London - In March 2017, India’s beleaguered steel industry achieved what had been unthinkable even a few months ago. The country’s iron and steel exports during the month were more than double their imports. The enormity of this development can be gauged from the fact that exactly a year earlier, in March 2016, India’s iron and steel imports were about three times their exports and local steelmakers were pleading with the government for protection. What brought about this turnaround? While a lot of the credit for it was rightly given to the government’s decision to protect the domestic industry by imposing a minimum import price (MIP), anti-dumping duty, etc. on steel imports, an important factor was also the fact that Chinese steel exports had started plunging. Data sourced from the International Trade Centre (ITC) reveals that starting January 2017, Chinese steel exports have been dropping by at least 25% year-on-year every month. With the Chinese export blitzkrieg of the previous two years slowing steel prices all over the world recovered from a slump, giving a much-needed respite to Indian steelmakers too.
China’s apparent steel consumption in the first six months of the year increased by 9-10%, bringing comfort to the steel industry, Seshagiri Rao, joint managing director and group CFO of JSW Steel Ltd, told analysts in August. “On the top of this, their exports have come down by 28%,” he added. What the slowing of Chinese exports also did for Indian steel makers was open up overseas markets that were until now the fiefdom of the Chinese. For instance, while China’s exports to South Korea—by far its biggest market—dropped over 16% (y-o-y) to just over 3 million tonnes (mt) in the April-June quarter of 2017, India’s exports to the country surged by over 20% to 0.63mt. While China’s exports to Vietnam, similarly, dropped over 41% (y-o-y) in the April-June quarter of 2017; India’s exports to the South-east Asian country surged by 329% (y-o-y) during the quarter, ministry of commerce data shows. Companies including JSW Steel saw record jumps in their exports during the first six months of 2017. The share of exports in JSW Steel’s sales in the January-March quarter of the year, for instance, jumped threefold from the year-ago period to 36%, before moderating to 23% in the April-June quarter, which was still a four percentage points jump from the year-ago period.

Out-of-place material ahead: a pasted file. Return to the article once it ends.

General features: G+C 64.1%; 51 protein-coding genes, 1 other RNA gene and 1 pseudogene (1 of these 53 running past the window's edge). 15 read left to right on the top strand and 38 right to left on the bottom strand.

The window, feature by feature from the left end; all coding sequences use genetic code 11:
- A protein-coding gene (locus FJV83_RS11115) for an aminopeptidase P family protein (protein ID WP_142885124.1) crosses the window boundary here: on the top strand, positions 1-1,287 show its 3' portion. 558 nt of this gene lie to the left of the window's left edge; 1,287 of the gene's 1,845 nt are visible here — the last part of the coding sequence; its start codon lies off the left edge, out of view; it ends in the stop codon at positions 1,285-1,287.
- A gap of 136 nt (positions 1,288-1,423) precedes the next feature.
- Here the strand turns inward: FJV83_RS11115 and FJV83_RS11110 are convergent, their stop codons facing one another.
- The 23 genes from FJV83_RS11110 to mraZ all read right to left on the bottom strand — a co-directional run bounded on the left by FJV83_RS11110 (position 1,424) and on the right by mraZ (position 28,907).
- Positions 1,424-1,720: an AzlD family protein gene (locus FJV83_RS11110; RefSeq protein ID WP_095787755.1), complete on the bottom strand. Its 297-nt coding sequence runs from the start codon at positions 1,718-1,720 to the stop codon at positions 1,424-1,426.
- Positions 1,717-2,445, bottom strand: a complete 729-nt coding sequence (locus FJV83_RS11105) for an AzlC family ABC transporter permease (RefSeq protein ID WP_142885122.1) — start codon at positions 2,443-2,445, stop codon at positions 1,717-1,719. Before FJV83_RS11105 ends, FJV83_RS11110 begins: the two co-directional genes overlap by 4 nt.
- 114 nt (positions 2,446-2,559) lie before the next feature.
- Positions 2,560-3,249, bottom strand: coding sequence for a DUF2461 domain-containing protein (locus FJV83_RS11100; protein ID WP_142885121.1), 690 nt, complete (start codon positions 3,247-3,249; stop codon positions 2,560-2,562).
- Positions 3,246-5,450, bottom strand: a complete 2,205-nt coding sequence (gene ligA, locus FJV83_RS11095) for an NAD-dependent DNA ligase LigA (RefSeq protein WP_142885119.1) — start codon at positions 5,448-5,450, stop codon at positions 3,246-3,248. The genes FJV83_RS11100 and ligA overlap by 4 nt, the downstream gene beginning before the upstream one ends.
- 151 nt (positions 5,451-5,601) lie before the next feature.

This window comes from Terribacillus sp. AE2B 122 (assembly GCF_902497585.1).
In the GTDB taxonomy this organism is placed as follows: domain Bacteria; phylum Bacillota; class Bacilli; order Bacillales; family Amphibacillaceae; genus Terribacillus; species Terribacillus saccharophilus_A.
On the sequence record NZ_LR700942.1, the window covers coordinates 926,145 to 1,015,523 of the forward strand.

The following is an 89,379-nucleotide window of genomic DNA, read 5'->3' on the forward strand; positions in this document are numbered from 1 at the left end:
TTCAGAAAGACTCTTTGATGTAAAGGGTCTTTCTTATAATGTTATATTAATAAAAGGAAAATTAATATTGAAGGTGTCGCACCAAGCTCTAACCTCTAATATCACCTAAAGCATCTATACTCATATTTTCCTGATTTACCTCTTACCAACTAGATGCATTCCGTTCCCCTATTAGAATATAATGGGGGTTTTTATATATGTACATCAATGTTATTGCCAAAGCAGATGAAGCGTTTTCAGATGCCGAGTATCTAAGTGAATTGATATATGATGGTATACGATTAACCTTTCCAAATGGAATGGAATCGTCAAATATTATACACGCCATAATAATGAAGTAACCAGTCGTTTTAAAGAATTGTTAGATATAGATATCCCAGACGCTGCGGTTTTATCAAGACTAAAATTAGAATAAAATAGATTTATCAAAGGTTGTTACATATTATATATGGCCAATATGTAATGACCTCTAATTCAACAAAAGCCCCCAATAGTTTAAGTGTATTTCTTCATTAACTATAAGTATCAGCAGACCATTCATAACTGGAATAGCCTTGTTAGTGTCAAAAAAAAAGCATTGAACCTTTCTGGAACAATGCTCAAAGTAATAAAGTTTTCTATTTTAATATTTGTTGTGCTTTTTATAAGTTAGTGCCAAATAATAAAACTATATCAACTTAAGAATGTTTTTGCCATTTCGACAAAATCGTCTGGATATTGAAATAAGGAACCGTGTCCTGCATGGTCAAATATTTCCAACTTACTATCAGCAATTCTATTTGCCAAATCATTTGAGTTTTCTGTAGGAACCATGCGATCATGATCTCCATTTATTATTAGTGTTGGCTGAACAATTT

The company, however, attributed this more to poor domestic demand. An analysis by Mint of steel trade data since January 2016 also reveals that India’s steel exports are more or less negatively correlated to China’s exports and its own imports. In other words, the growth of India’s steel exports are as dependent on a fall in Chinese steel exports as they are on a fall in India’s own steel imports. And with India’s imports rising once again on a year-on-year basis in the last few months, there are chances that the good work of the first half of 2017 might get undone going forward. What’s required to stop this from happening, according to Rao of JSW Steel, is for the government to relook at the safeguard measures currently in play. That’s because the anti-dumping duty on steel gets triggered only when the import price is below $489 per tonne, which is irrelevant at current international price levels that are significantly higher for most grades.